“I would say UCLA has a reputation in the mental health community in the wider Los Angeles area of being a very challenging place to work at due to the acuity and the large caseloads and the pace of work here,” the source said. “That became rapidly and readily apparent when I began working here. We have a large staff, but we have an enormous student body too, and we also have one of the highest utilization rates of any campus in the country, […] in terms of the percentage of students that seek counseling.”
Due to retention issues at UCLA, the counselor said that when they were first hired, they were “struck” by the number of staff members who would jokingly ask how long they planned to say.
“Like, ‘Are you going to stick around?,’” the counseling psychologist said. “It was very apparent that there was a fear, basically, and sort of a trauma of the number of people that had left. I kept hearing […], ‘We keep losing really good people.’ It’s often like you don’t have any idea why people are leaving either because it’s sort of shrouded in secrecy often due to HR reasons.”
Victoria spoke about a systemwide issue regarding the recruitment and retention of qualified mental health professionals. Just last quarter, Victoria said UC Irvine lost one staff psychologist and one social worker — “we just don’t have enough staff to provide the services that we want.”
“All of this kind of preventative work that we could be doing to prevent the next kind of crisis from occurring, that gets put off and completely put on the side because we can’t give our attention to that,” Victoria said. “We are a place that really values doing preventative outreach work, and that I can tell you has gone down over the years because we just can’t dedicate time and attention to that. I worry that eventually we will simply become just a crisis center — […] that’s an important element of what we do, but it can’t be the only thing that we do. Not only is that not really addressing the mental health needs of students, but it’s not fulfilling. That’s what leads to these burnout and turnover numbers that we’re seeing, because it takes a toll.”
According to the IACS website, after the 2007 Virginia Tech shooting, which left 32 people dead, counseling centers nationwide were “asked to provide training to faculty and staff to help them detect warning signs of students who might be a risk to themselves or others.”
“It would be very difficult to find the time to do this when the counselors are hardly able to keep up with the growing clinical demand,” the IACS website states.
With regard to to the additional $18 million of student fees allocated across the UC system by UCOP specifically meant to bring staff in line with recommended staff-to-student ratios and “increase access to mental health services,” neither the source from UC Riverside, Victoria or a counseling psychologist from UC San Diego who wished to remain anonymous could say definitively how much of the money has come to their respective universities or where it has been allocated.
Another issue prevalent at several UC campuses is the lack of space allocated for mental health resources and professionals. The anonymous counseling psychologist from UCLA discussed their frustration with seeing a multimillion dollar football facility built “less than a hundred yards” from their offices, while the campus says “they, ‘can’t find any more space.’”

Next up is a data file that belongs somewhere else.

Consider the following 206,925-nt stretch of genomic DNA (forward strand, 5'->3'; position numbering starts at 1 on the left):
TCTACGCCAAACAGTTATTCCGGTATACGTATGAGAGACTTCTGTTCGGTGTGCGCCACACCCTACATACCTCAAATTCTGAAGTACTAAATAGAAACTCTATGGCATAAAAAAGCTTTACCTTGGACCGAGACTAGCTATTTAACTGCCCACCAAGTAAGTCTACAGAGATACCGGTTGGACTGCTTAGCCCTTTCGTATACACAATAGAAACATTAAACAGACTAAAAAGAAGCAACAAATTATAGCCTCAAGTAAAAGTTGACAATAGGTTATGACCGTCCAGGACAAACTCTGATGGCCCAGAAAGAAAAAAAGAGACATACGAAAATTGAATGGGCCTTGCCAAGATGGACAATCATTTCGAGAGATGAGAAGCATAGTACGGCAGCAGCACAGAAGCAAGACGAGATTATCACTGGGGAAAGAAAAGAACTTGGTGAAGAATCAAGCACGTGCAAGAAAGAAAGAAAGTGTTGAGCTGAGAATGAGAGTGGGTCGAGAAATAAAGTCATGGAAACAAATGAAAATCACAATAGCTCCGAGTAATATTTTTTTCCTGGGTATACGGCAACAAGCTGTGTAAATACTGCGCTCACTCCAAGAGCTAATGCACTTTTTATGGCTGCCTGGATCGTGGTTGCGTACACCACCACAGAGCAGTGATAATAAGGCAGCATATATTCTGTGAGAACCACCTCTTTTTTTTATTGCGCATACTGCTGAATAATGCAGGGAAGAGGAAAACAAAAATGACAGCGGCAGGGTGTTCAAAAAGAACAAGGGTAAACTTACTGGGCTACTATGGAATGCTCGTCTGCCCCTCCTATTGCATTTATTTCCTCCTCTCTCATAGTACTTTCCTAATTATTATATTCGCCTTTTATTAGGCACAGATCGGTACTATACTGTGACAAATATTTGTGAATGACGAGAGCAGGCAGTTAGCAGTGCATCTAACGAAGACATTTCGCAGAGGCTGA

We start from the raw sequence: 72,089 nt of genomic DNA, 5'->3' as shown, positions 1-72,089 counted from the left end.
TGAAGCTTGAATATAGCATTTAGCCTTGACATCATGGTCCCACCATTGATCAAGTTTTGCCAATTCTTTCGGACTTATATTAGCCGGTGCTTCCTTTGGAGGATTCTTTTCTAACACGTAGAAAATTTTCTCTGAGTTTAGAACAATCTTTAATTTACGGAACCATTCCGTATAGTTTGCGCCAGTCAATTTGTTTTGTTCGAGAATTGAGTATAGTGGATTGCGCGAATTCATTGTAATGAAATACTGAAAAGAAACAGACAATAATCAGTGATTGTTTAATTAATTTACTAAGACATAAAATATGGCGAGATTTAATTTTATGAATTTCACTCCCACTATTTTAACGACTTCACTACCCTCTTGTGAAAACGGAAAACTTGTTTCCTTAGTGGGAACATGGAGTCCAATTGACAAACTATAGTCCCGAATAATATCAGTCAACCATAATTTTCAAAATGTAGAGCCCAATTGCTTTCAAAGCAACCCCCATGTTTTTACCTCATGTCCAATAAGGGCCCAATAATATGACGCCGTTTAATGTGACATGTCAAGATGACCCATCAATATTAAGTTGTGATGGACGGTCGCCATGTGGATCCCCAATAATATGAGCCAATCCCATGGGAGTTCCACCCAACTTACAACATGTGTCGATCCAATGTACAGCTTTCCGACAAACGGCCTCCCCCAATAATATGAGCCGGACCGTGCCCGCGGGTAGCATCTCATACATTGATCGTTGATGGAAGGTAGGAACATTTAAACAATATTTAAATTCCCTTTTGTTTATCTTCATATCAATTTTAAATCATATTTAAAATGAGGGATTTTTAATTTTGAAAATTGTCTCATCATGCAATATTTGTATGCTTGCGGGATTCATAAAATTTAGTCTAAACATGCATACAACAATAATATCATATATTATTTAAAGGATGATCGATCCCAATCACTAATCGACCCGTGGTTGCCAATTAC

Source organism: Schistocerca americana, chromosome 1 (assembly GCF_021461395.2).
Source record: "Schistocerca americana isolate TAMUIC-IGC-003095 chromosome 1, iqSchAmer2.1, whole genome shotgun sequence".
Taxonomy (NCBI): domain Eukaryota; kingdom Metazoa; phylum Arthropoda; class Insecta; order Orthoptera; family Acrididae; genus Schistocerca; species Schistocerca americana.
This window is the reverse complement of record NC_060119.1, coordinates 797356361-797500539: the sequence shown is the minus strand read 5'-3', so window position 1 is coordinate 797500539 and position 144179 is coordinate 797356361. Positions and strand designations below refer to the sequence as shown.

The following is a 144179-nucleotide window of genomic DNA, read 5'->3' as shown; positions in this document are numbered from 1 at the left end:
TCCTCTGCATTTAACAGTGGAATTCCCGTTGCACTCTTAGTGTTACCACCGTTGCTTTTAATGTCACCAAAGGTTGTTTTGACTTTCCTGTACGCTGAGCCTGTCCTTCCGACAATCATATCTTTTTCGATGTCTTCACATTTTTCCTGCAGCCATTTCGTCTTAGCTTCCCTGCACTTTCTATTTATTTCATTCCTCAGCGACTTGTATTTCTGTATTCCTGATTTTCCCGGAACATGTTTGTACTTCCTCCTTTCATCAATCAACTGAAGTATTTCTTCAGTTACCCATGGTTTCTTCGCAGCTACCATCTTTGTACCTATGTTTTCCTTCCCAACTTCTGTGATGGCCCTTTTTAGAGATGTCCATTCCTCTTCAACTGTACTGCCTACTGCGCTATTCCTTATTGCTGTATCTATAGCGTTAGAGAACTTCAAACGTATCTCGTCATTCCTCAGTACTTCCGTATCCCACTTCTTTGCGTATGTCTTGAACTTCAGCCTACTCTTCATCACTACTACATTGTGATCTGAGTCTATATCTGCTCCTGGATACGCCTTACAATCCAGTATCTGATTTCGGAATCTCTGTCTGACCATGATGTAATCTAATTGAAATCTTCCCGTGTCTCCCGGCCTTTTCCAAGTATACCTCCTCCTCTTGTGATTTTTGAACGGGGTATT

“If student mental health is a priority of this campus, as they seem to indicate, it would be important to demonstrate that with actions,” the UCLA counseling psychologist said.
Victoria also said he sees the lack of space allocated to counseling services at UC Irvine as a reflection of how the university chooses to prioritize mental health needs on campus.
“Even if, by some miracle next month we got 10 new staff, where would we put them?” Victoria said. “You can say all the right things about how mental health is a priority to the campus, but unless you show me, it’s just talk.”
The anonymous counseling psychologist from UCSD expressed, almost word-for-word, the same problem.
“Even if we have the money right now and had a great candidate, we wouldn’t have any place to put them,” the UCSD counseling psychologist said.
The IACS website discusses a nationwide trend regarding the increase in the severity of mental health issues in recent years.
“Of the 367 universities and colleges that filled out the National Survey of Counseling Center Directors (2013), 95% reported that the number of students with severe psychological problems has increased in recent years,” the website states. “As the severity increases, so does the time that’s required by the mental health professional to adequately manage the case. Thus, the ratio of counselors to students should actually decrease as severity of issues increase.”
The UCSD counseling psychologist, alongside the aforementioned sentiments from Victoria and the counseling psychologist from UCLA, discussed an overall increase of the acuity in the problems seen on campus.
“My biggest concern is wanting to not just have the quantity of staff but the quality of staff,” the UCSD counseling psychologist said. “Our staff is really hard-working. The stuff that we’re dealing with is not what some of the administrators would make it sound like, like we’re just dealing with people with relationship problems or someone’s having trouble in their classes. We’re dealing with really intense, acute issues — people who are seriously contemplating suicide, people who are going through their first mental or psychotic break. It’s just a ton of stress that we have in our job, and there’s this pressure that we need to be the ones preventing anything from happening, like preventing someone from acting out in a suicidal manner or a homicidal manner. I know that’s something that weighs heavily on our staff. With limited resources, that just adds to […] the pressure and stress and frustration, […and] it’s a reality of our experience as a psychologist on campus.”
Written by: Hannah Holzer — firstname.lastname@example.org